Non-Filing of IRS Form 990: How to Rectify

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stargazer
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Non-Filing of IRS Form 990: How to Rectify

Post by stargazer » Sat Sep 22, 2018 11:11 pm

I recently was elected to the board of the association where our home is located. This association was incorporated as a not-for-profit, voluntary entity. Membership is optional to residents of the community, and provides for certain amenities (beach access) for those who choose to join. Income to the association is almost entirely from dues payments from members, and is used largely for beach upkeep and for maintenance of the association clubhouse.

Board members in the recent past have not been financially astute. As a result, IRS Form 990 has not been filed for many years.

We wish to rectify this situation. If we begin filing Form 990 without any acknowledgment to the IRS of not having done so in the recent past, will the IRS likely let this slide (or perhaps not catch the fact that there are missing years)?

Alternatively, what else might we do to make things right?

stargazer

Big Dog
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Re: Non-Filing of IRS Form 990: How to Rectify

Post by Big Dog » Sat Sep 22, 2018 11:35 pm

yikes, that is a Board that I would never join, at least until after all paperwork was certified complete.

Does your board have Director's errors and omissions insurance?

But in answer to you question, you probably should contact legal counsel who speicalizes in HoA's that are non-profits.

btw: in addition to the IRS, you likely have past due state filings to complete as well.

good luck.

Skiandswim
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Re: Non-Filing of IRS Form 990: How to Rectify

Post by Skiandswim » Sun Sep 23, 2018 6:05 am

+1 to legal advise. You might want to exit the Board, this could get complex quickly. IRS penalty is fairly high for 990 late filing ( $20 per day ...). HOA could have lost its non-profit status in certain states when you don't file.

IRS link: https://www.irs.gov/charities-non-profi ... al-returns

cmb16
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Re: Non-Filing of IRS Form 990: How to Rectify

Post by cmb16 » Sun Sep 23, 2018 8:39 am

If you haven't filed a 990 for 3 years, your tax-exempt status was automatically revoked. You can check to see if your organization is on the auto-exemption list by searching the database here:

https://www.irs.gov/charities-non-profi ... -exemption

If it was revoked, you need to re-apply to by following the procedures found in the FACT SHEET pdf, found about half way down the page on the above link.

The IRS is mostly concerned with voluntary tax compliance. Going to them to correct an issue is usually better than them finding out and asking. Chances are the size of your organization isn't big enough to be on their radar, or worth the time to pusure.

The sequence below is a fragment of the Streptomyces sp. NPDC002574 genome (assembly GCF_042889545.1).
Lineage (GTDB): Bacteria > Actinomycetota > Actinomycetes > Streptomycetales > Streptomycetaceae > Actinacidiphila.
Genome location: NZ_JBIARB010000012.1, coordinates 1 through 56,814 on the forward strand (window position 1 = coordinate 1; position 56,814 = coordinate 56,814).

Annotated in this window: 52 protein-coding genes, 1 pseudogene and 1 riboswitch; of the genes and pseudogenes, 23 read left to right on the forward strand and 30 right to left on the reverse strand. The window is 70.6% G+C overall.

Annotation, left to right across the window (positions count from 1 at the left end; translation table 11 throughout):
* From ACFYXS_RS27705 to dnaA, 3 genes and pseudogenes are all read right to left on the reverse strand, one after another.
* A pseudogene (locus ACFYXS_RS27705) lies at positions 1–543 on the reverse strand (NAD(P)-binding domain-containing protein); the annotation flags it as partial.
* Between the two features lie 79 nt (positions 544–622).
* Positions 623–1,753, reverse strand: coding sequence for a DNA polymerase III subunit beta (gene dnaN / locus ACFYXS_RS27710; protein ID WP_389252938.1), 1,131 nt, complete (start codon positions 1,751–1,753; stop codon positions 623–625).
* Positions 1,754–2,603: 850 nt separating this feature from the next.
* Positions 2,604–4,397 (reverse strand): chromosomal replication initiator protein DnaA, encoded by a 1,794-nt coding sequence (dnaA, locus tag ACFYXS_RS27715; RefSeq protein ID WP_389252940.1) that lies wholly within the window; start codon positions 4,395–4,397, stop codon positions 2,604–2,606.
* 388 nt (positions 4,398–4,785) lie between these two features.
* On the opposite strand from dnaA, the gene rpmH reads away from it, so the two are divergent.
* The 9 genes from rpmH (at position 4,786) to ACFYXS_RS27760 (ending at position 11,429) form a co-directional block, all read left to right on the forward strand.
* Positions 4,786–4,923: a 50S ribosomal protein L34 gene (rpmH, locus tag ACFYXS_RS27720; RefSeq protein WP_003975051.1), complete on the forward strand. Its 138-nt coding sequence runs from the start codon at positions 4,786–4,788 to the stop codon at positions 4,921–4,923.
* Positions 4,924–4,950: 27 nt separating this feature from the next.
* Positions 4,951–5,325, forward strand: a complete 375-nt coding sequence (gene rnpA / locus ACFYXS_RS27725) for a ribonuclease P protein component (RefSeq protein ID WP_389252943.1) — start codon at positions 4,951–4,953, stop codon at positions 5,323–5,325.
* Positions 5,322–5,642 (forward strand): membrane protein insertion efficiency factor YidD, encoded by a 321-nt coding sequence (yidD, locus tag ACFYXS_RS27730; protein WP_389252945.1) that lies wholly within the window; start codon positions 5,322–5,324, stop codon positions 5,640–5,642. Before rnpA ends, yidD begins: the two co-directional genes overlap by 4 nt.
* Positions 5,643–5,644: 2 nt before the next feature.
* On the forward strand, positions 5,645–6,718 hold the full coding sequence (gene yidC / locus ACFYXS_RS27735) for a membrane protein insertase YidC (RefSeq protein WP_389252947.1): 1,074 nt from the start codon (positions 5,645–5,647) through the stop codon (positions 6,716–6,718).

Best case, your circumstances fall under one of the options of fact sheet, you re-apply and they forget about returns you never filed, and you stay compliant going forward.

Worst case, your organization is too big and noncompliant for too long to qualify for some of those options and you have to re-apply and file past due returns as a for-profit organization, hoping you didn't have too much/any taxable income during those period. Unless you have substantial assets or annual income, I wouldn't expect this to be the case.

Bottom line, non-profits forget to file all the time. Most of the time, there are no penalties, the only cost is the accounting prep of the form 1023/1024 to reapply.

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vinnydabody
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Re: Non-Filing of IRS Form 990: How to Rectify

Post by vinnydabody » Sun Sep 23, 2018 9:24 pm

There is a big difference between a non-profit and a tax-exempt organization. Non-profit is merely a corporate status in many states and has nothing to do with the IRS, whereas a tax-exempt organization has affirmatively applied with the IRS for an exemption from income tax under Section 501(c)(3) or a similar provision of the Internal Revenue Code. Are you sure your HOA is a tax exempt organization required to file form 990? The organization would have received a determination letter from the IRS.

Typically most HOAs and Condo Associations elect on a year-by-year basis to be treated as taxable entities or to be treated as a limited tax exempt organization under Section 528, which allows income from assessments to be tax exempt. An HOA makes the tax exempt election by filing form 1120H each year. If the HOA fails to file the 1120H in a timely manner (there is the possibility of getting an automatic extension to make the election), then they lose the ability to make the tax exempt election for that year.

https://www.irs.gov/instructions/i1120h

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